It’s important to feel that way. It’s important to assess where you are and take steps to redeem/reform/renew your life. Time is an arrow: its flight is to the future. Go with it.
Time is also a net, though. It traps and holds you, even while you poke your reaching hands out through its mesh. It’s a boomerang, rapping you on the temple, bouncing you back to your roots.
So, this is a very personal post, this January. For many years I’ve dreaded this time of year because of huge personal loss. Now, I have even more reason. A year ago (the day after, ironically, the other dark anniversary) my friend walked out of her life. Out of all our lives. We didn’t know that then – we only knew she’d gone missing. For nine weeks of hoping but dreading, that was all we knew for sure. Then she was found. Two weeks after that, we attended her funeral.
It’s hard to put into words what the past year has been like. No day has gone by without thinking of her, of her husband and son, of her sister and parents. No day has gone by without thinking of what she went through and of blaming myself for not seeing how bleak her inner space had become.
So, on this anniversary of her leaving us, I want to write about my friendship with her and what it meant to me.
There are junctures in your life when it really matters who you meet. University is one of these: it’s a crucible for forging deep and binding friendships. There are experiences shared there which are different from those of later life. You are searching for yourself, for who you are – and in that search you find yourself by ‘trying on’ friendships. Some fit only for a season, then the fashion passes. Some fit for a lifetime and never wear out.
I met Susan at Aberdeen University in the mid-1970s; we became close as we progressed through a demanding and exciting four year MA in English Language and Literature. I specialised in medieval literature, she specialised in linguistics. We were typical students – we’d drink and dance at the Students’ Union, where Susan would endeavour to save me from yet another inappropriate romantic obsession. We’d scoot out of the library after all of forty five minutes of work, to sit for hours in King’s Pavilion, drinking coffee and bemoaning our heavy work-load. I mean, three long essays in a term! Count them! Three!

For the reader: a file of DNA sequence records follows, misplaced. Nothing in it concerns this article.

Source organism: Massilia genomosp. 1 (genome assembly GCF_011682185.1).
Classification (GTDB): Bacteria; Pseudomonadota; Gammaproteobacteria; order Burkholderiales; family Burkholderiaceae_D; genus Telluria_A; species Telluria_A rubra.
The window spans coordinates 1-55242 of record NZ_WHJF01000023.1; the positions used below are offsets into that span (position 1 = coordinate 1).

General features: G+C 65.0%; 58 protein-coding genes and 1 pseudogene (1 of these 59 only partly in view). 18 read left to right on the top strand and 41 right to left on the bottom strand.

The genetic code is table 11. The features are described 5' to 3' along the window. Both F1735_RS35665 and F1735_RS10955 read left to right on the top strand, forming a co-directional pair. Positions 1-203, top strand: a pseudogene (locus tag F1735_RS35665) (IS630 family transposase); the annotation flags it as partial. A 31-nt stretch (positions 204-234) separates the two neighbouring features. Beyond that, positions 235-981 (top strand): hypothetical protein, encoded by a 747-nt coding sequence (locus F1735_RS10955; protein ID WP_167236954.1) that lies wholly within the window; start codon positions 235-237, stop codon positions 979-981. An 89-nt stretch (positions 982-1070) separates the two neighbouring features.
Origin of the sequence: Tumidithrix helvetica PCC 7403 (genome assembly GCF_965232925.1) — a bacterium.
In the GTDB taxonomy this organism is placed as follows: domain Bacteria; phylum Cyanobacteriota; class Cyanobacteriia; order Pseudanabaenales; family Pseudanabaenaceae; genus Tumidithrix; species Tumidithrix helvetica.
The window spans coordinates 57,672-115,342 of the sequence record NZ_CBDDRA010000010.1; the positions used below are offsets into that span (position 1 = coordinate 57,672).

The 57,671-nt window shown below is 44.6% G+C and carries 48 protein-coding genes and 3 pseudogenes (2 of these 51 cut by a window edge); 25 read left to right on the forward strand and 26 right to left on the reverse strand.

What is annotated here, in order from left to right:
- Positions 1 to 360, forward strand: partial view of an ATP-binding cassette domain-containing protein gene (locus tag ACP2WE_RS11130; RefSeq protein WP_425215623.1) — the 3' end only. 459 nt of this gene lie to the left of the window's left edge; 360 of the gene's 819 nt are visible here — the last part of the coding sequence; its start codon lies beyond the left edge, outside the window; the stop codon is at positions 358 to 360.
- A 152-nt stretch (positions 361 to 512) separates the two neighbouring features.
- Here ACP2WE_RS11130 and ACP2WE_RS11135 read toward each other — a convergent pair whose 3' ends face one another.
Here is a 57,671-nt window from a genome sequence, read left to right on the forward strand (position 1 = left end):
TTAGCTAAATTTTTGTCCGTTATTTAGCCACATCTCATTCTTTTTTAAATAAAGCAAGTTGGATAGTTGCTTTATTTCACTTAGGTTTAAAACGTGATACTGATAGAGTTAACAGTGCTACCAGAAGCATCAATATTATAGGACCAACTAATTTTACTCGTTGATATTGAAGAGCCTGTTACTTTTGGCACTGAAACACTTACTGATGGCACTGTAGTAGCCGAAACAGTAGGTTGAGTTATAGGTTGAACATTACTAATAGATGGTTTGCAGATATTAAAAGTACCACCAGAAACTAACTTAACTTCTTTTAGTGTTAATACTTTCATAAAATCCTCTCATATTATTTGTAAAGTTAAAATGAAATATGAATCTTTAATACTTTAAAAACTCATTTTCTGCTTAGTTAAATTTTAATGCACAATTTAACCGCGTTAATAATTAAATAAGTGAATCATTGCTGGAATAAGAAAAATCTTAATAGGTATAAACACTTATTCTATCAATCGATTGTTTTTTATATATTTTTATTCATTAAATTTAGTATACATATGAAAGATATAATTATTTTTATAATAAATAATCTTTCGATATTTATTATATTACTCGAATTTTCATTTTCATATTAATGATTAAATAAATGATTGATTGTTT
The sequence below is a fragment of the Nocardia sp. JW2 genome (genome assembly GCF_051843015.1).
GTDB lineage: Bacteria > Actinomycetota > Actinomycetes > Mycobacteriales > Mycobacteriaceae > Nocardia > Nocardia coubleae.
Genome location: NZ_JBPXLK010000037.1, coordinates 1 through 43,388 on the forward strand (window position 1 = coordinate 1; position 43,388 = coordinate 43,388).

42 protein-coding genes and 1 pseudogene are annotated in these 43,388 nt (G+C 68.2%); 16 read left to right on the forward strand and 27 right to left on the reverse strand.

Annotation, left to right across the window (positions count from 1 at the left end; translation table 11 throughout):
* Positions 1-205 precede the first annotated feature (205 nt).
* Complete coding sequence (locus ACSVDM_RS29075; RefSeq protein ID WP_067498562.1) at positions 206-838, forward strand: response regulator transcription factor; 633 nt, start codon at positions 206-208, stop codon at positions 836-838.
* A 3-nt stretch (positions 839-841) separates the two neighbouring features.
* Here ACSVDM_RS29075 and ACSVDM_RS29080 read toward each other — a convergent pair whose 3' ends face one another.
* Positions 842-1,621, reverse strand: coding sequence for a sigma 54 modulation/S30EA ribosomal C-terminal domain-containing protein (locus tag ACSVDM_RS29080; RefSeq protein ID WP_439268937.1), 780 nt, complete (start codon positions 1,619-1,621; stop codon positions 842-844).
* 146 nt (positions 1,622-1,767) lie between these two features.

In 1979 we sat for the last time in the exam room in Elphinstone Hall. That last exam was Old Norse. When we turned the paper over we looked up at each other and smiled, because it was a good paper. A couple of hours later we were sitting in a nearby pub where old men nursed their pints and young men argued about football. We two, fresh from the world of the sagas, shell-shocked, realising that had been our final Final paper.
We had the rest of our lives to look forward to. Unknown territory. Scary.
I knew, of course, that the strains in her life were affecting her and that darkness hovered. Yet I underestimated the risk because after a phase of non-communication she’d come back into the light and be Susan still. Her pain, though, became a den into which she withdrew. None of us could accompany her there. None of us could take her by the hand and lead her out, like Eurydice returning from the underworld.
Now that she has been gone for a year, I want to say something that captures what she was. I don’t think I can. Four hundred people came to her funeral. That says something about her. She was – and here’s the irony – a joy. A joyous person. She was empathic, gossipy, acerbic, warm. We shared a love of books, it goes without saying. We shared those moments of finding your way in the world. She understood me and thought more of me than I deserved.
She had a quick wit and a sentimental streak. Her laugh was unrestrained and irresistible. She was devoted to her parents, to her man, to her boy. She never failed in her love and her protectiveness. She learned to fight against the unyielding system, fight for her husband when he could no longer fight for himself. She endured the strain, she found religious faith, she drew love to her everywhere she went, she spread ripples of worry and grief when she left all our lives.
She was beautiful and utterly feminine. Four hundred miles apart, we would often buy the same scarf, the same necklace. It was a joy to buy a gift for her and it breaks my heart that I never will again.
Last year, her loss wasn’t the last loss. My dear brother-in-law abruptly left this life too, and there is a different sort of devastation involved in that.
My responses to Susan’s death have been complex, riddled with guilt and bewilderment, for hers was a chosen departure. We can understand that choice but feel mangled by it, for we knew her value and the value of her life. All bereavement involves selfishness – ‘What about me?’ we cry. ‘How could you leave me?’
How, though, feeling as she did, could she stay?
Since her death, white feathers have floated onto my path, in through my window. I’m not airy-fairy in my beliefs, but still, I gather and keep them. Keep sending those feathers for me, dear friend. Keep forgiving me for not being aware enough. The black dog has growled at my door before. I should have known he was on your trail and hunting you down.